William John Rogers

V

Vicky Hedelius

Guest
Does anyone have further information into William John Rogers family? Did he have brothers or sisters? Did he have any relations in Southampton?
 
Apr 27, 2003
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Vicky
Here is my print out on Mr. Rogers - I hope it is of some assistance to you:
Rogers, Mr. William John. Missing. Miner. Aged 29 years.
(From: Mansion House Titanic Relief Fund Booklet, March 1913)
Number P. 86. Rogers, Hilda, sister, and Charles, brother, received 3s 0d. weekly.

(From The Cambria Daily Leader, April 17th 1912)
Mr. Evan Davies of Ynismond, Glais, who was on board the Titanic with Mr. J. Rogers, another Swansea Valley man. It is feared that the lives of both have been lost.
Our Swansea Valley reporter writes:
The names of W. J. Rogers and Evan Davies, of Ynisynmond, near Pontardawe, who were on the Titanic, do not appear in the list of survivors, and it is taken for granted that they have gone down amongst the 1,400. Rogers is 29 years of age, married, with one child, and it was only last Friday an order was made against him at the Pontardawe Police Court for wife desertion. Davies, who is a nephew of Rogers, is 23 years of age, and has been brought up with Rogers and family at the Ynisymond Ycha Farm.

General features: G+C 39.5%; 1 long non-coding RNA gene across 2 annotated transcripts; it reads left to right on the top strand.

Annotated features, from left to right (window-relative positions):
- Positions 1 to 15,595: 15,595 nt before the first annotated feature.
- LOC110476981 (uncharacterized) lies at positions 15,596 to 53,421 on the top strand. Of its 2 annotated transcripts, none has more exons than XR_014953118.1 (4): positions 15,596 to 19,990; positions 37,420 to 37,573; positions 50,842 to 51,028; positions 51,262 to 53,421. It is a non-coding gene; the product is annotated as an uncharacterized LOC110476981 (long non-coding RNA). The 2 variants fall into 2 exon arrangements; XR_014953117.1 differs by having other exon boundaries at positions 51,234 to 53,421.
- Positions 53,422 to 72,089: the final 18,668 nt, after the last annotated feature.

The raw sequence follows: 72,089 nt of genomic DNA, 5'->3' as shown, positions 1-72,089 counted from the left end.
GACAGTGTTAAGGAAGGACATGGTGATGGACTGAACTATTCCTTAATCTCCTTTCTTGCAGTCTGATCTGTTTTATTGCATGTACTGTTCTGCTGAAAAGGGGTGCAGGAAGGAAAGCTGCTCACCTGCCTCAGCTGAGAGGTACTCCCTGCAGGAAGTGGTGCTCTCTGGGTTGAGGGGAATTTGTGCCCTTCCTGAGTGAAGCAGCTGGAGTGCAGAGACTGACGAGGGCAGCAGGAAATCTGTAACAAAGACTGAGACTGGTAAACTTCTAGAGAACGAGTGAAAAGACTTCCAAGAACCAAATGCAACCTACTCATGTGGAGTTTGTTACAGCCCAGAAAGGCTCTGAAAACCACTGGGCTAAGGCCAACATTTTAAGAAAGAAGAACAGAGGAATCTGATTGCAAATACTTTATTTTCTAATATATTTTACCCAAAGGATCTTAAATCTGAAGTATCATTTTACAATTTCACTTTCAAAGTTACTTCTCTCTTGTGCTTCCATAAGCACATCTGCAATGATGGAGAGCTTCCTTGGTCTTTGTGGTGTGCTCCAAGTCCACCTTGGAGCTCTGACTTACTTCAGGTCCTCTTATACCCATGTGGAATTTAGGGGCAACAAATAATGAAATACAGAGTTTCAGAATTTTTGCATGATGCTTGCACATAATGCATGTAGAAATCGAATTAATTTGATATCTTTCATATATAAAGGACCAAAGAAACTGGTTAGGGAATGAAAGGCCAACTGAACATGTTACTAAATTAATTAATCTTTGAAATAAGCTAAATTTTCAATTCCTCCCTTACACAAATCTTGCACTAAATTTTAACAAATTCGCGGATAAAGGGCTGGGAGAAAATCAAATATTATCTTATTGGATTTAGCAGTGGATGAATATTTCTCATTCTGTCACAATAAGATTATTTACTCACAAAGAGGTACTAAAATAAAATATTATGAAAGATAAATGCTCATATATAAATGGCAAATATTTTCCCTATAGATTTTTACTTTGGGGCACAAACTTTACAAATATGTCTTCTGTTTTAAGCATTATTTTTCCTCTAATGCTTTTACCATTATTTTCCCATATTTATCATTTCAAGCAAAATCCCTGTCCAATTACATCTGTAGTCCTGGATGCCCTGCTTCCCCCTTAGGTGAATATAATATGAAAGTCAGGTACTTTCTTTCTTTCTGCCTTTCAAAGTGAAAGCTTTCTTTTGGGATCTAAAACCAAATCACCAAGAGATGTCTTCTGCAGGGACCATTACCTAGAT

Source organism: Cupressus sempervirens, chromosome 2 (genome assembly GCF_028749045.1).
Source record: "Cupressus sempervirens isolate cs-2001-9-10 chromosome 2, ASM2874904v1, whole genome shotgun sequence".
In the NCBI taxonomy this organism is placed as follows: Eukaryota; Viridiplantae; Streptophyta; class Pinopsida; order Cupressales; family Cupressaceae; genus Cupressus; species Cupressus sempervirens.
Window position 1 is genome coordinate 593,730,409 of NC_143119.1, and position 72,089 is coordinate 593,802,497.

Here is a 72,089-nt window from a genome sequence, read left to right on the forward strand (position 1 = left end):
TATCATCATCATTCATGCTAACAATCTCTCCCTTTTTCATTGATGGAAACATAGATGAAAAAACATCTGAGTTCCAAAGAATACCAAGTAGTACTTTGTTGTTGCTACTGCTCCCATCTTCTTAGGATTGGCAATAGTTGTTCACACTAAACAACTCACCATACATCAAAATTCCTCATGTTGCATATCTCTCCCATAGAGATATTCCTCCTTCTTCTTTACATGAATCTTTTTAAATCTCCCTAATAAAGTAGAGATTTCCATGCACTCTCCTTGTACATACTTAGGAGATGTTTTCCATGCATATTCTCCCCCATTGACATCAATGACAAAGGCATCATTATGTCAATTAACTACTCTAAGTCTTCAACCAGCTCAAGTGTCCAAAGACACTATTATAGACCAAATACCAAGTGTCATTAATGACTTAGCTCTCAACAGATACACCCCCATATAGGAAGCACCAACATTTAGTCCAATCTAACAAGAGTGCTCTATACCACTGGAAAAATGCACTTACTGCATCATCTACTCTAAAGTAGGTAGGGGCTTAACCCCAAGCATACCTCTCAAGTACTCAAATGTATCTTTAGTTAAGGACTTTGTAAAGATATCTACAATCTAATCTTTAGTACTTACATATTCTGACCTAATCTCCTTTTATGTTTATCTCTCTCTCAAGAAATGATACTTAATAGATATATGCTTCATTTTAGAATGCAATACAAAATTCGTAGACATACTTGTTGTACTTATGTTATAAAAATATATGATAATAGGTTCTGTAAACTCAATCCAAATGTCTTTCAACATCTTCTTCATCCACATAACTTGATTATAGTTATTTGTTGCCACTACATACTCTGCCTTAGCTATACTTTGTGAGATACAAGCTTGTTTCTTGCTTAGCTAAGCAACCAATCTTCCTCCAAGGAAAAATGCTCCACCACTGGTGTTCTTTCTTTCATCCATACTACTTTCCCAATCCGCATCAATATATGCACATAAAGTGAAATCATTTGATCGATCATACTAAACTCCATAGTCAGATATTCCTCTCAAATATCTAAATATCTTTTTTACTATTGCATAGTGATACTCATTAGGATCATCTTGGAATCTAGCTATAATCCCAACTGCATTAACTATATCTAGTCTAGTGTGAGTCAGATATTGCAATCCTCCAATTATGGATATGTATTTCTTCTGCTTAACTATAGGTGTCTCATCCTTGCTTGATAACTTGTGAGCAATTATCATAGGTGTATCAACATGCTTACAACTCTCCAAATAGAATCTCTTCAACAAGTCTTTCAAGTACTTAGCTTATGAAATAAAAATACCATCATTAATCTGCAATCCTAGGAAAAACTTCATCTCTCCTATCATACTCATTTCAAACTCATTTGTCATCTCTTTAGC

(From The Western Mail, Thursday, 20th April 1912)
Swansea Valley Victims
It now transpires that the Titanic has claimed another victim from the Swansea Valley. In addition to Mr. W. J. Rogers, whose name appeared in the list of passengers in the Western mail in the early part of the week, it seems that he was accompanied on the voyage by a nephew Evan Davies, a collier, who lived with Mr. Rogers, near Allwen. Davies was a native of Bryncoch, near Neath, where his father resides.

In Sotheby's July 21/22 1992 Sale Lot 278: RMS Titanic postcard sent from the Titanic, written to James Day of Swansea by his friend ''W.J.R.'' in pencil . .. Just a line to show that I am alive & kicking going grand its a treat . . . '' coloured postcard depicting the Titanic, postmarked from Queenstown 11 April 1912. Posted at Queenstown three days before the disaster. It is understood that the writer William John Rogers did not survive.

Best regards
Brian J. Ticehurst - Southampton UK.